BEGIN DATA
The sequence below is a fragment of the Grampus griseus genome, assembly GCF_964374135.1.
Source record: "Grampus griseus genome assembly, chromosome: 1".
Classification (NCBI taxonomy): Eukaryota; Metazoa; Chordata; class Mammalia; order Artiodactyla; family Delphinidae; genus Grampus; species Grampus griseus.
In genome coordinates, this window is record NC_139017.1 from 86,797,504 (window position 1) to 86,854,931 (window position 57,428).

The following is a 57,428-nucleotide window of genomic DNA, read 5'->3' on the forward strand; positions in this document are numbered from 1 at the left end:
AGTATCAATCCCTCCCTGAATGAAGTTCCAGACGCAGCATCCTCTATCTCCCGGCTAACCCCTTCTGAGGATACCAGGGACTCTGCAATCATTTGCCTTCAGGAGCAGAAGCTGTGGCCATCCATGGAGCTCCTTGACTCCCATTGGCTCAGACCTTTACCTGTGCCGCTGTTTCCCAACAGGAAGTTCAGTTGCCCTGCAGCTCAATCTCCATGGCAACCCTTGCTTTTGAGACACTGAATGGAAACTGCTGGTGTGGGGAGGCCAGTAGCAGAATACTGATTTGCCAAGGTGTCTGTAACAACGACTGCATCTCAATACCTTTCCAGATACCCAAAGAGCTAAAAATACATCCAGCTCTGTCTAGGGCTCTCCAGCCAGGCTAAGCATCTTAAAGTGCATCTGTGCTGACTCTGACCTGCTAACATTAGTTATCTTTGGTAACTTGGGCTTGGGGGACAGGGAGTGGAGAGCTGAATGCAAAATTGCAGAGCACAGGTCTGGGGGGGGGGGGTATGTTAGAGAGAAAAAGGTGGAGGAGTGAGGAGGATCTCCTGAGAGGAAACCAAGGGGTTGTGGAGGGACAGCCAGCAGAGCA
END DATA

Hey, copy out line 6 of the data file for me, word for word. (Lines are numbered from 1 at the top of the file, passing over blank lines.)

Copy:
AGTATCAATCCCTCCCTGAATGAAGTTCCAGACGCAGCATCCTCTATCTCCCGGCTAACCCCTTCTGAGGATACCAGGGACTCTGCAATCATTTGCCTTCAGGAGCAGAAGCTGTGGCCATCCATGGAGCTCCTTGACTCCCATTGGCTCAGACCTTTACCTGTGCCGCTGTTTCCCAACAGGAAGTTCAGTTGCCCTGCAGCTCAATCTCCATGGCAACCCTTGCTTTTGAGACACTGAATGGAAACTGCTGGTGTGGGGAGGCCAGTAGCAGAATACTGATTTGCCAAGGTGTCTGTAACAACGACTGCATCTCAATACCTTTCCAGATACCCAAAGAGCTAAAAATACATCCAGCTCTGTCTAGGGCTCTCCAGCCAGGCTAAGCATCTTAAAGTGCATCTGTGCTGACTCTGACCTGCTAACATTAGTTATCTTTGGTAACTTGGGCTTGGGGGACAGGGAGTGGAGAGCTGAATGCAAAATTGCAGAGCACAGGTCTGGGGGGGGGGGGTATGTTAGAGAGAAAAAGGTGGAGGAGTGAGGAGGATCTCCTGAGAGGAAACCAAGGGGTTGTGGAGGGACAGCCAGCAGAGCA